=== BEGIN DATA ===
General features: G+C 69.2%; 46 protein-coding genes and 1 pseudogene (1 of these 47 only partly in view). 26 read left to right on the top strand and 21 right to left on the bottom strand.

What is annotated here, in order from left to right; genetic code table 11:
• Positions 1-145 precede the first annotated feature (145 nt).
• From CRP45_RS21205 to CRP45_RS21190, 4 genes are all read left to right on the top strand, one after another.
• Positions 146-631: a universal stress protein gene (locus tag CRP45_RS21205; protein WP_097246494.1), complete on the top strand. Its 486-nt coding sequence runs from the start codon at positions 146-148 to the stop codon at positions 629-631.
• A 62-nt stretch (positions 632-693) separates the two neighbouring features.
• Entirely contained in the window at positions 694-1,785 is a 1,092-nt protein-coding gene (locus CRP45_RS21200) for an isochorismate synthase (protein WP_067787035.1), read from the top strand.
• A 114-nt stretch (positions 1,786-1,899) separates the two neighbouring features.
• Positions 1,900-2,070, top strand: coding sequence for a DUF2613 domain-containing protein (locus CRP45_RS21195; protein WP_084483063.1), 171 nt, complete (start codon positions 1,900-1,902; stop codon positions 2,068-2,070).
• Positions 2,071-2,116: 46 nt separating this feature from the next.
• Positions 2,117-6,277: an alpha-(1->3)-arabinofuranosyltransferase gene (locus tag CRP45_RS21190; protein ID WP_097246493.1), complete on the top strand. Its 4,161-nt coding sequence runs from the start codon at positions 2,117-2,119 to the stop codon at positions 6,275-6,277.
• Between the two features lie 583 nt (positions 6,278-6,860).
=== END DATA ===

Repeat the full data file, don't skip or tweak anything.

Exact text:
General features: G+C 69.2%; 46 protein-coding genes and 1 pseudogene (1 of these 47 only partly in view). 26 read left to right on the top strand and 21 right to left on the bottom strand.

What is annotated here, in order from left to right; genetic code table 11:
• Positions 1-145 precede the first annotated feature (145 nt).
• From CRP45_RS21205 to CRP45_RS21190, 4 genes are all read left to right on the top strand, one after another.
• Positions 146-631: a universal stress protein gene (locus tag CRP45_RS21205; protein WP_097246494.1), complete on the top strand. Its 486-nt coding sequence runs from the start codon at positions 146-148 to the stop codon at positions 629-631.
• A 62-nt stretch (positions 632-693) separates the two neighbouring features.
• Entirely contained in the window at positions 694-1,785 is a 1,092-nt protein-coding gene (locus CRP45_RS21200) for an isochorismate synthase (protein WP_067787035.1), read from the top strand.
• A 114-nt stretch (positions 1,786-1,899) separates the two neighbouring features.
• Positions 1,900-2,070, top strand: coding sequence for a DUF2613 domain-containing protein (locus CRP45_RS21195; protein WP_084483063.1), 171 nt, complete (start codon positions 1,900-1,902; stop codon positions 2,068-2,070).
• Positions 2,071-2,116: 46 nt separating this feature from the next.
• Positions 2,117-6,277: an alpha-(1->3)-arabinofuranosyltransferase gene (locus tag CRP45_RS21190; protein ID WP_097246493.1), complete on the top strand. Its 4,161-nt coding sequence runs from the start codon at positions 2,117-2,119 to the stop codon at positions 6,275-6,277.
• Between the two features lie 583 nt (positions 6,278-6,860).